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Asia Economy Last Updated: Oct 19, 2010 - 9:06:53 AM

China to continue with gradual exchange rate reforms says chief currency regulator
By Finfacts Team
Oct 19, 2010 - 12:54:07 AM

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Governor of the People’s Bank of China, Zhou Xiaochuan and IMF Managing Director Strauss-Kahn at the Macro-Prudential Policies—an Asian Perspective conference, Oct 18, 2010, Shanghai, China.

China will continue to promote gradual exchange rate reforms, even while the yuan is expected to stabilize at a reasonable level, said Yi Gang, head of the State Administration of Foreign Exchange (SAFE) Monday in Shanghai.

Yi, also deputy governor of the People's Bank of China (PBOC), the central bank, made the remarks at a seminar held by the International Monetary Fund (IMF) to discuss the theme "Macro-Prudential Policies -- an Asian Perspective".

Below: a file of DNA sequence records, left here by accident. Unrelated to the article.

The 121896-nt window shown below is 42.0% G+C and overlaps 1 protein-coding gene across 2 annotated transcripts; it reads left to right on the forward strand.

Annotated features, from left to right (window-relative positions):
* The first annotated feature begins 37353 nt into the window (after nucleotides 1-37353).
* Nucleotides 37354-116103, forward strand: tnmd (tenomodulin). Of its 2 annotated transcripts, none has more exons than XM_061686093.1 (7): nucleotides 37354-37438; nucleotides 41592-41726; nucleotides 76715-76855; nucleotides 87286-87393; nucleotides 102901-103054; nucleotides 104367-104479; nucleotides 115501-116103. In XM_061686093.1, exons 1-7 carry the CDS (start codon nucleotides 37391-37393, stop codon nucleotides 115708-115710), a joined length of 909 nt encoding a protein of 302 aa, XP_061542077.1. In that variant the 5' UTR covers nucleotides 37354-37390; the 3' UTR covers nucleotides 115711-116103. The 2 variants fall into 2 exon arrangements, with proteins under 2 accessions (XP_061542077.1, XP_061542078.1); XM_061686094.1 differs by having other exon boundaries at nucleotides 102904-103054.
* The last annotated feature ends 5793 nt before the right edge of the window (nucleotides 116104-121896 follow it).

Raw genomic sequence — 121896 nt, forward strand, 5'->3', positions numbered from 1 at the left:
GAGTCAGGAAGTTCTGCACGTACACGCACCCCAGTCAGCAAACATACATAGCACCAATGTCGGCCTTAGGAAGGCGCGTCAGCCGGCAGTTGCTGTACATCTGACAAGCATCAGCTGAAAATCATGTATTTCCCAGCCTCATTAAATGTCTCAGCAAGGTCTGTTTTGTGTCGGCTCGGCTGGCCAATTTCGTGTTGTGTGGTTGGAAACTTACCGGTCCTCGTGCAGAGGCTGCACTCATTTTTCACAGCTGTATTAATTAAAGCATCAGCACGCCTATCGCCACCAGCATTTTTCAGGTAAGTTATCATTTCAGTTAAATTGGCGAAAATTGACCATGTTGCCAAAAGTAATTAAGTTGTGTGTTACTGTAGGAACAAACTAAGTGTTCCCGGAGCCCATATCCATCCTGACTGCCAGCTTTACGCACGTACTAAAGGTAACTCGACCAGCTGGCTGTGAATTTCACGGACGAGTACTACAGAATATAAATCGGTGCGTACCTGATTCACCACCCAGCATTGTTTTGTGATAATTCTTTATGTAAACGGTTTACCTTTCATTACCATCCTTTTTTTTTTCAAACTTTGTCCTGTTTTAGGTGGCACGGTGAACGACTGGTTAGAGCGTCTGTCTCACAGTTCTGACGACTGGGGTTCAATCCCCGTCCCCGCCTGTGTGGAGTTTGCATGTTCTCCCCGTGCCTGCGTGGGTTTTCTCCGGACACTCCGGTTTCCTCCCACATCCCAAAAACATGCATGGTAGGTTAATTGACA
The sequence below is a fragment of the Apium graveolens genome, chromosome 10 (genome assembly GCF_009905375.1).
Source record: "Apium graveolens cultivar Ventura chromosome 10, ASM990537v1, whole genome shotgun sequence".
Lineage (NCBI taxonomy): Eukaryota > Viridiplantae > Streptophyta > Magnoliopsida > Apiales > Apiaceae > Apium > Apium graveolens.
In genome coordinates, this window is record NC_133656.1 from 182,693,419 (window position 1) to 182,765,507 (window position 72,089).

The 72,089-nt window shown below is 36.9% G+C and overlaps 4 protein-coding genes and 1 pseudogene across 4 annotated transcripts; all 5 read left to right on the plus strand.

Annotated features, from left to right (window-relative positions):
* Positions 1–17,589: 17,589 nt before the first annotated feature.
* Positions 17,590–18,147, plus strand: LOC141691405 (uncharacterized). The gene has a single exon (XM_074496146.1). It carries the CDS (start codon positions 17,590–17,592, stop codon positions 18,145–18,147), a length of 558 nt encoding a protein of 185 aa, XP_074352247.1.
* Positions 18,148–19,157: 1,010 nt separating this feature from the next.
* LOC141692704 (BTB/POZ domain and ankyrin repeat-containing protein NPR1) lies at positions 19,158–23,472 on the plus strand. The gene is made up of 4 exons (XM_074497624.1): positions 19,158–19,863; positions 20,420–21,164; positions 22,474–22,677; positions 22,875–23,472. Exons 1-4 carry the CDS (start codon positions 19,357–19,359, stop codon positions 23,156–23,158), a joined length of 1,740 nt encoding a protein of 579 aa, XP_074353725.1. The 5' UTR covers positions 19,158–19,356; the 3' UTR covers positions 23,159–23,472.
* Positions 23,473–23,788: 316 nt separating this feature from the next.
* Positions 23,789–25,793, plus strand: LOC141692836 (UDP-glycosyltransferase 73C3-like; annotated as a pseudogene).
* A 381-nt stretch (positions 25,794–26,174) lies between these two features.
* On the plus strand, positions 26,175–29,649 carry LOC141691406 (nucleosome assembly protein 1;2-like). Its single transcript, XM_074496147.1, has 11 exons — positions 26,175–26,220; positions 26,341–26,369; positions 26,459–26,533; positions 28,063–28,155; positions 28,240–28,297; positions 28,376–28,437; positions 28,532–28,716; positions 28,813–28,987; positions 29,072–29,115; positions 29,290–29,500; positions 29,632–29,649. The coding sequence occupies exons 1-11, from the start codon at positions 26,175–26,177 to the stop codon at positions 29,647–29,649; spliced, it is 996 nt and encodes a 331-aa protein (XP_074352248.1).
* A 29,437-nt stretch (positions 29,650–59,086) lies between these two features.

"The flexibility of the yuan has increased since China launched exchange rate reforms in June. We will further boost those reforms, but the process will be gradual," Yi said.

"Judging from the markets, the yuan can remain stable at a reasonable and balanced level," he said.

China will also continue to expand domestic demand and boost construction in rural medical services, education and infrastructure, he said.

Five years ago, China abandoned a decade-old peg to the US dollar and allowed its currency to fluctuate against a basket of currencies and appreciate by 2.1%.